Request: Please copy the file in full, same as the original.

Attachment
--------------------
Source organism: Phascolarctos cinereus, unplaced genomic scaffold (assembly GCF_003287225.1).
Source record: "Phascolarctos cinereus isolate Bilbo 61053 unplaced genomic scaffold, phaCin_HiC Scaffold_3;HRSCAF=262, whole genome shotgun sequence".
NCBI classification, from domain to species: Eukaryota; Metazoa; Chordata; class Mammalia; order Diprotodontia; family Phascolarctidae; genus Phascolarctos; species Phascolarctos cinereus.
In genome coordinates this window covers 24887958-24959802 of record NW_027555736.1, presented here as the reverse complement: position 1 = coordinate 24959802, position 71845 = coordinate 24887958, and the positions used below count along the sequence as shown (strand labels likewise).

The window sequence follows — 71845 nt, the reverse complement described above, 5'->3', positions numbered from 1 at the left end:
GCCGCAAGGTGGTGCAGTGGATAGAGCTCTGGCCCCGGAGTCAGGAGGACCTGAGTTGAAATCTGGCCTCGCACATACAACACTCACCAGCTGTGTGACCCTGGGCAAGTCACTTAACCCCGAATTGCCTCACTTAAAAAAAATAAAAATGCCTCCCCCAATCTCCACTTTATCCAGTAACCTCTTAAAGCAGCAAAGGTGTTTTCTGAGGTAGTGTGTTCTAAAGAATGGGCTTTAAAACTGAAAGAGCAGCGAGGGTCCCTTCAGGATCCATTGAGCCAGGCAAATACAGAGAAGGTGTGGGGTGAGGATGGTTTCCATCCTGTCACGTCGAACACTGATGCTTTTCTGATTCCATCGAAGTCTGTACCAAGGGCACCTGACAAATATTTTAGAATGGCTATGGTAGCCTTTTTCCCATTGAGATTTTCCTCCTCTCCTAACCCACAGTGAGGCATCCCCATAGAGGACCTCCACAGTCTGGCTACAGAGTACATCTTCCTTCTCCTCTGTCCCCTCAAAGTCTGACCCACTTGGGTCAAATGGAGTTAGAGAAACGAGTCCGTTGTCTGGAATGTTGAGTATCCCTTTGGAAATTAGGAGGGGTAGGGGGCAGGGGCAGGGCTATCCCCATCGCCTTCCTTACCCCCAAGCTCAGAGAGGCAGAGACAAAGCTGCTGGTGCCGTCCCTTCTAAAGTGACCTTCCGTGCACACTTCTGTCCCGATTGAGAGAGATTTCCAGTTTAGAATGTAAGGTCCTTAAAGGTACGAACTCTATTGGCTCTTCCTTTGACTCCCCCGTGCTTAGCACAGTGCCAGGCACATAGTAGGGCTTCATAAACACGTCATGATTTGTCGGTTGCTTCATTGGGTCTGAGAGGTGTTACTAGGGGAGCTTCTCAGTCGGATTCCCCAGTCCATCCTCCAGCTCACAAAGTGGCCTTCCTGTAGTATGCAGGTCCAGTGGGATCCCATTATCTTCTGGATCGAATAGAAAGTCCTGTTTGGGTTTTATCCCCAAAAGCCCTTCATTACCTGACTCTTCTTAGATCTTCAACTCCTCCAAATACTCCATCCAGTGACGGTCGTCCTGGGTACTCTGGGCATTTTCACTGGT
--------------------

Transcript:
Source organism: Phascolarctos cinereus, unplaced genomic scaffold (assembly GCF_003287225.1).
Source record: "Phascolarctos cinereus isolate Bilbo 61053 unplaced genomic scaffold, phaCin_HiC Scaffold_3;HRSCAF=262, whole genome shotgun sequence".
NCBI classification, from domain to species: Eukaryota; Metazoa; Chordata; class Mammalia; order Diprotodontia; family Phascolarctidae; genus Phascolarctos; species Phascolarctos cinereus.
In genome coordinates this window covers 24887958-24959802 of record NW_027555736.1, presented here as the reverse complement: position 1 = coordinate 24959802, position 71845 = coordinate 24887958, and the positions used below count along the sequence as shown (strand labels likewise).

The window sequence follows — 71845 nt, the reverse complement described above, 5'->3', positions numbered from 1 at the left end:
GCCGCAAGGTGGTGCAGTGGATAGAGCTCTGGCCCCGGAGTCAGGAGGACCTGAGTTGAAATCTGGCCTCGCACATACAACACTCACCAGCTGTGTGACCCTGGGCAAGTCACTTAACCCCGAATTGCCTCACTTAAAAAAAATAAAAATGCCTCCCCCAATCTCCACTTTATCCAGTAACCTCTTAAAGCAGCAAAGGTGTTTTCTGAGGTAGTGTGTTCTAAAGAATGGGCTTTAAAACTGAAAGAGCAGCGAGGGTCCCTTCAGGATCCATTGAGCCAGGCAAATACAGAGAAGGTGTGGGGTGAGGATGGTTTCCATCCTGTCACGTCGAACACTGATGCTTTTCTGATTCCATCGAAGTCTGTACCAAGGGCACCTGACAAATATTTTAGAATGGCTATGGTAGCCTTTTTCCCATTGAGATTTTCCTCCTCTCCTAACCCACAGTGAGGCATCCCCATAGAGGACCTCCACAGTCTGGCTACAGAGTACATCTTCCTTCTCCTCTGTCCCCTCAAAGTCTGACCCACTTGGGTCAAATGGAGTTAGAGAAACGAGTCCGTTGTCTGGAATGTTGAGTATCCCTTTGGAAATTAGGAGGGGTAGGGGGCAGGGGCAGGGCTATCCCCATCGCCTTCCTTACCCCCAAGCTCAGAGAGGCAGAGACAAAGCTGCTGGTGCCGTCCCTTCTAAAGTGACCTTCCGTGCACACTTCTGTCCCGATTGAGAGAGATTTCCAGTTTAGAATGTAAGGTCCTTAAAGGTACGAACTCTATTGGCTCTTCCTTTGACTCCCCCGTGCTTAGCACAGTGCCAGGCACATAGTAGGGCTTCATAAACACGTCATGATTTGTCGGTTGCTTCATTGGGTCTGAGAGGTGTTACTAGGGGAGCTTCTCAGTCGGATTCCCCAGTCCATCCTCCAGCTCACAAAGTGGCCTTCCTGTAGTATGCAGGTCCAGTGGGATCCCATTATCTTCTGGATCGAATAGAAAGTCCTGTTTGGGTTTTATCCCCAAAAGCCCTTCATTACCTGACTCTTCTTAGATCTTCAACTCCTCCAAATACTCCATCCAGTGACGGTCGTCCTGGGTACTCTGGGCATTTTCACTGGT